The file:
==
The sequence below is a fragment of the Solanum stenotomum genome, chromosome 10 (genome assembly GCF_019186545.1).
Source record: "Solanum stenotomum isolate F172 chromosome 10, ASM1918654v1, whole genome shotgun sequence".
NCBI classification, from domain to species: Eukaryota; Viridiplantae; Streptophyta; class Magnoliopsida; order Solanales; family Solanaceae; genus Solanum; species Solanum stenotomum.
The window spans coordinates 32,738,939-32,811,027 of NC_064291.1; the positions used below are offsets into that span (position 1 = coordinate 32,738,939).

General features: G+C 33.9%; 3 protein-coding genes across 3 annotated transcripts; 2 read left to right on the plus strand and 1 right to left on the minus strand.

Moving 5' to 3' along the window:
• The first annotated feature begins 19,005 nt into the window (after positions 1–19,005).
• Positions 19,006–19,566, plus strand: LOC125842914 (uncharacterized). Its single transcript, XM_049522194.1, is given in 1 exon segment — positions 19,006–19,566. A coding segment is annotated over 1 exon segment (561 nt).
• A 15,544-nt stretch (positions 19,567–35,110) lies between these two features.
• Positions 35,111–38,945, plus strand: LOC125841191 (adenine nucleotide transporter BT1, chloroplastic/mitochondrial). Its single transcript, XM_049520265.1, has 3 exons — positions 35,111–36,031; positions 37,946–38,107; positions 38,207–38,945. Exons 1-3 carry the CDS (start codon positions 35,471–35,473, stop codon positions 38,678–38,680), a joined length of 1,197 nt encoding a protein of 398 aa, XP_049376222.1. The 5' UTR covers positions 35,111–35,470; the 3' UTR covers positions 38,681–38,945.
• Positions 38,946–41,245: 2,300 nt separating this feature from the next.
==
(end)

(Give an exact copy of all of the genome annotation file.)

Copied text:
The sequence below is a fragment of the Solanum stenotomum genome, chromosome 10 (genome assembly GCF_019186545.1).
Source record: "Solanum stenotomum isolate F172 chromosome 10, ASM1918654v1, whole genome shotgun sequence".
NCBI classification, from domain to species: Eukaryota; Viridiplantae; Streptophyta; class Magnoliopsida; order Solanales; family Solanaceae; genus Solanum; species Solanum stenotomum.
The window spans coordinates 32,738,939-32,811,027 of NC_064291.1; the positions used below are offsets into that span (position 1 = coordinate 32,738,939).

General features: G+C 33.9%; 3 protein-coding genes across 3 annotated transcripts; 2 read left to right on the plus strand and 1 right to left on the minus strand.

Moving 5' to 3' along the window:
• The first annotated feature begins 19,005 nt into the window (after positions 1–19,005).
• Positions 19,006–19,566, plus strand: LOC125842914 (uncharacterized). Its single transcript, XM_049522194.1, is given in 1 exon segment — positions 19,006–19,566. A coding segment is annotated over 1 exon segment (561 nt).
• A 15,544-nt stretch (positions 19,567–35,110) lies between these two features.
• Positions 35,111–38,945, plus strand: LOC125841191 (adenine nucleotide transporter BT1, chloroplastic/mitochondrial). Its single transcript, XM_049520265.1, has 3 exons — positions 35,111–36,031; positions 37,946–38,107; positions 38,207–38,945. Exons 1-3 carry the CDS (start codon positions 35,471–35,473, stop codon positions 38,678–38,680), a joined length of 1,197 nt encoding a protein of 398 aa, XP_049376222.1. The 5' UTR covers positions 35,111–35,470; the 3' UTR covers positions 38,681–38,945.
• Positions 38,946–41,245: 2,300 nt separating this feature from the next.